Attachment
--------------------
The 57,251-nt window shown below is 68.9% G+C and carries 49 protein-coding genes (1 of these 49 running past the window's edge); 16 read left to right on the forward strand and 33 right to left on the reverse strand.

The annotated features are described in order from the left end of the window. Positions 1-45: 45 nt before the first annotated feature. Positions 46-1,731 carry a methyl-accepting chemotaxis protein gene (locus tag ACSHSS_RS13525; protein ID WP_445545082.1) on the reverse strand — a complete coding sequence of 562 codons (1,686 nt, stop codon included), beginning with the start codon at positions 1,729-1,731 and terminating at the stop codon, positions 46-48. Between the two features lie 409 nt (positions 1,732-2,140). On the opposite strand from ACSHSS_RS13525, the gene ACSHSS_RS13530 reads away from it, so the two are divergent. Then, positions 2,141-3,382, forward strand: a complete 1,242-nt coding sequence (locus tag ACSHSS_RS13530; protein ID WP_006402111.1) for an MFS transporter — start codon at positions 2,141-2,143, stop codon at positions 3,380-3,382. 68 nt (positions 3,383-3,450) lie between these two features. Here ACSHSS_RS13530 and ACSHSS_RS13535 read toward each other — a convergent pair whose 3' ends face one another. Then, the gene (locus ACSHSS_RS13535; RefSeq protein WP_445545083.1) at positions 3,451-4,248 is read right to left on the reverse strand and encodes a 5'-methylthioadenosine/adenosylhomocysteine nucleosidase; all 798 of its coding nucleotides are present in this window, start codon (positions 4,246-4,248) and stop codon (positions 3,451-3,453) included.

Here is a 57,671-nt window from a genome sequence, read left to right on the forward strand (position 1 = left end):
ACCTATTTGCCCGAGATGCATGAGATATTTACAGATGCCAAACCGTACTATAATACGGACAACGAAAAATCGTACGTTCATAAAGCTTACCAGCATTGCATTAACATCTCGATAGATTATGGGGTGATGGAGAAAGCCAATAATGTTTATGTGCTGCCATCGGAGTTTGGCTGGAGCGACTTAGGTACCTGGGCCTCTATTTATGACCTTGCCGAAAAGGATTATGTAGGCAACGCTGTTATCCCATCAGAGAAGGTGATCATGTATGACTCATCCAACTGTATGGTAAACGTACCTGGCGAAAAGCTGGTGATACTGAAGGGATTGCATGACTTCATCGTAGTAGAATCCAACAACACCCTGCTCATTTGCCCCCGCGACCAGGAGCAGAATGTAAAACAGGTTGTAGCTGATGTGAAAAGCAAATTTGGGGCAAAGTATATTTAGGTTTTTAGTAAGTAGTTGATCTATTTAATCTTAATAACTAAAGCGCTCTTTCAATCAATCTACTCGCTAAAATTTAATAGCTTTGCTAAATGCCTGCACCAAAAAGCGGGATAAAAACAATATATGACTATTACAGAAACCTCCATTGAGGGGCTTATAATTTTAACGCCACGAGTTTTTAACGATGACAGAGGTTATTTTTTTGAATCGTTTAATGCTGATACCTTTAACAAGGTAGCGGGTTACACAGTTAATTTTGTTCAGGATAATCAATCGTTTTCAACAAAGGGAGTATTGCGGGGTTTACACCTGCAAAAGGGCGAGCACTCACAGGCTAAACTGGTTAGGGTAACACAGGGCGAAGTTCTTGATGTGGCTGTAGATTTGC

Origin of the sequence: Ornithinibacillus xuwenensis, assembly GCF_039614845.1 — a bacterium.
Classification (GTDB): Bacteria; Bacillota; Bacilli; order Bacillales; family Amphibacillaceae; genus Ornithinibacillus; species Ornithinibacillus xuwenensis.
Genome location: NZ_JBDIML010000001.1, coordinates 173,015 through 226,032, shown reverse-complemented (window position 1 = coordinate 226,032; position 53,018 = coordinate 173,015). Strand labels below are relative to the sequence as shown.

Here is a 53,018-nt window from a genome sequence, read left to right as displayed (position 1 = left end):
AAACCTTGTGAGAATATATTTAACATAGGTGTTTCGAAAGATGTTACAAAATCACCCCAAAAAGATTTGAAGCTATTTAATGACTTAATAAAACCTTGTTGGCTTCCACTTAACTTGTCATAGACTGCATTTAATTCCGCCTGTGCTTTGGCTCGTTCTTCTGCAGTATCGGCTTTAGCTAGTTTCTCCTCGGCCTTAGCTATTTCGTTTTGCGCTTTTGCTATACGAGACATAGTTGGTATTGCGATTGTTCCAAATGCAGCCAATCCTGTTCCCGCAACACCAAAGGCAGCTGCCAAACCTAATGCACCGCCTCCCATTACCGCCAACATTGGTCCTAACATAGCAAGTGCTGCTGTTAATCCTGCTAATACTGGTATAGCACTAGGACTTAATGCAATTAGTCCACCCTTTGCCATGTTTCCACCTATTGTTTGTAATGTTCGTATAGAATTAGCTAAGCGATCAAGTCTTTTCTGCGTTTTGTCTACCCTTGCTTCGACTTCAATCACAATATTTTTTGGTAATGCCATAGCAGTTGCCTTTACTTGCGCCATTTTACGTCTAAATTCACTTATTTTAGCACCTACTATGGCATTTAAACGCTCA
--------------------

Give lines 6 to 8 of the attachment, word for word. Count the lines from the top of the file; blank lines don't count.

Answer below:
Classification (GTDB): Bacteria; Bacillota; Bacilli; order Bacillales; family Amphibacillaceae; genus Ornithinibacillus; species Ornithinibacillus xuwenensis.
Genome location: NZ_JBDIML010000001.1, coordinates 173,015 through 226,032, shown reverse-complemented (window position 1 = coordinate 226,032; position 53,018 = coordinate 173,015). Strand labels below are relative to the sequence as shown.

Here is a 53,018-nt window from a genome sequence, read left to right as displayed (position 1 = left end):